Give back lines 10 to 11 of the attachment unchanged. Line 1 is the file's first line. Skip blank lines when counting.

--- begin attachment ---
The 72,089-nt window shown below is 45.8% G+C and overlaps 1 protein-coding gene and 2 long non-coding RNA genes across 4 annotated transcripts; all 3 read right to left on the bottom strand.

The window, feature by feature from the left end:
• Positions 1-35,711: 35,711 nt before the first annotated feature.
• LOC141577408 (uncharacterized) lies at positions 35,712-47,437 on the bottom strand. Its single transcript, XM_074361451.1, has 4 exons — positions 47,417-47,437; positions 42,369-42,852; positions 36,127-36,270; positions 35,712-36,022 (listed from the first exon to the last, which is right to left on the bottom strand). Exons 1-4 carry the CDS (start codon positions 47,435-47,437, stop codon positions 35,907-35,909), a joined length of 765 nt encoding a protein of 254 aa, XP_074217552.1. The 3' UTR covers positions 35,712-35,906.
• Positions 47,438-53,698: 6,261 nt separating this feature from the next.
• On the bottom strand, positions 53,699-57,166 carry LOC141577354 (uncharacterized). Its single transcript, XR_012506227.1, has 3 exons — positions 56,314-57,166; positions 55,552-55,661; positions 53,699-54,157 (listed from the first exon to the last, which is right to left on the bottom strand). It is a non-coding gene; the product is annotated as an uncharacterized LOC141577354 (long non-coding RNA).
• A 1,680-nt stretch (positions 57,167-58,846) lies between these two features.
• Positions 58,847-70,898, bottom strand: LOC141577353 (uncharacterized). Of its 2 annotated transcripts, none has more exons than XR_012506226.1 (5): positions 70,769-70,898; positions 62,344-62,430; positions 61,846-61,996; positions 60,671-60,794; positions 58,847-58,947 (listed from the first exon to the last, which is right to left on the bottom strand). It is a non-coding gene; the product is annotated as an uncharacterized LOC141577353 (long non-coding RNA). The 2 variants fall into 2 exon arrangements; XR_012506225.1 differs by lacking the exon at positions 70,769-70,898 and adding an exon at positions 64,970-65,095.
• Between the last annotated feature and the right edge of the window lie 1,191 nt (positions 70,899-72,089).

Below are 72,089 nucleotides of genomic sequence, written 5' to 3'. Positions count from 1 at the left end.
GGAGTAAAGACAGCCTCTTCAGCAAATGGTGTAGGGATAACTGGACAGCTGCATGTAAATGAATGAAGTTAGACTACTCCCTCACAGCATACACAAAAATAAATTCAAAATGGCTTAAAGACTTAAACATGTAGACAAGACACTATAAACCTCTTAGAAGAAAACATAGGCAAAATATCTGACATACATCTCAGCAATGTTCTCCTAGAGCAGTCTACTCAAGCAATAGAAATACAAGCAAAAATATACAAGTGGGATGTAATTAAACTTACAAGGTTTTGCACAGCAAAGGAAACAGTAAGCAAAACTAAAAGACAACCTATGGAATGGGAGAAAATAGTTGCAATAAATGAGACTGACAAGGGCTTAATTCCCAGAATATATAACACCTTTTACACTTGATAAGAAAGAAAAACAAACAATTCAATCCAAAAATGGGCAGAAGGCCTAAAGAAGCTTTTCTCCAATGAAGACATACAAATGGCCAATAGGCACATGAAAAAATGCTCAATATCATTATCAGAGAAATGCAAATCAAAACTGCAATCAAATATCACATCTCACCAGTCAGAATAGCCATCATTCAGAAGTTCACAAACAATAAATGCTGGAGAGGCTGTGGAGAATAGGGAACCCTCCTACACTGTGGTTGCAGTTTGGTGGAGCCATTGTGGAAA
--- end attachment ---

Below are 72,089 nucleotides of genomic sequence, written 5' to 3'. Positions count from 1 at the left end.
GGAGTAAAGACAGCCTCTTCAGCAAATGGTGTAGGGATAACTGGACAGCTGCATGTAAATGAATGAAGTTAGACTACTCCCTCACAGCATACACAAAAATAAATTCAAAATGGCTTAAAGACTTAAACATGTAGACAAGACACTATAAACCTCTTAGAAGAAAACATAGGCAAAATATCTGACATACATCTCAGCAATGTTCTCCTAGAGCAGTCTACTCAAGCAATAGAAATACAAGCAAAAATATACAAGTGGGATGTAATTAAACTTACAAGGTTTTGCACAGCAAAGGAAACAGTAAGCAAAACTAAAAGACAACCTATGGAATGGGAGAAAATAGTTGCAATAAATGAGACTGACAAGGGCTTAATTCCCAGAATATATAACACCTTTTACACTTGATAAGAAAGAAAAACAAACAATTCAATCCAAAAATGGGCAGAAGGCCTAAAGAAGCTTTTCTCCAATGAAGACATACAAATGGCCAATAGGCACATGAAAAAATGCTCAATATCATTATCAGAGAAATGCAAATCAAAACTGCAATCAAATATCACATCTCACCAGTCAGAATAGCCATCATTCAGAAGTTCACAAACAATAAATGCTGGAGAGGCTGTGGAGAATAGGGAACCCTCCTACACTGTGGTTGCAGTTTGGTGGAGCCATTGTGGAAA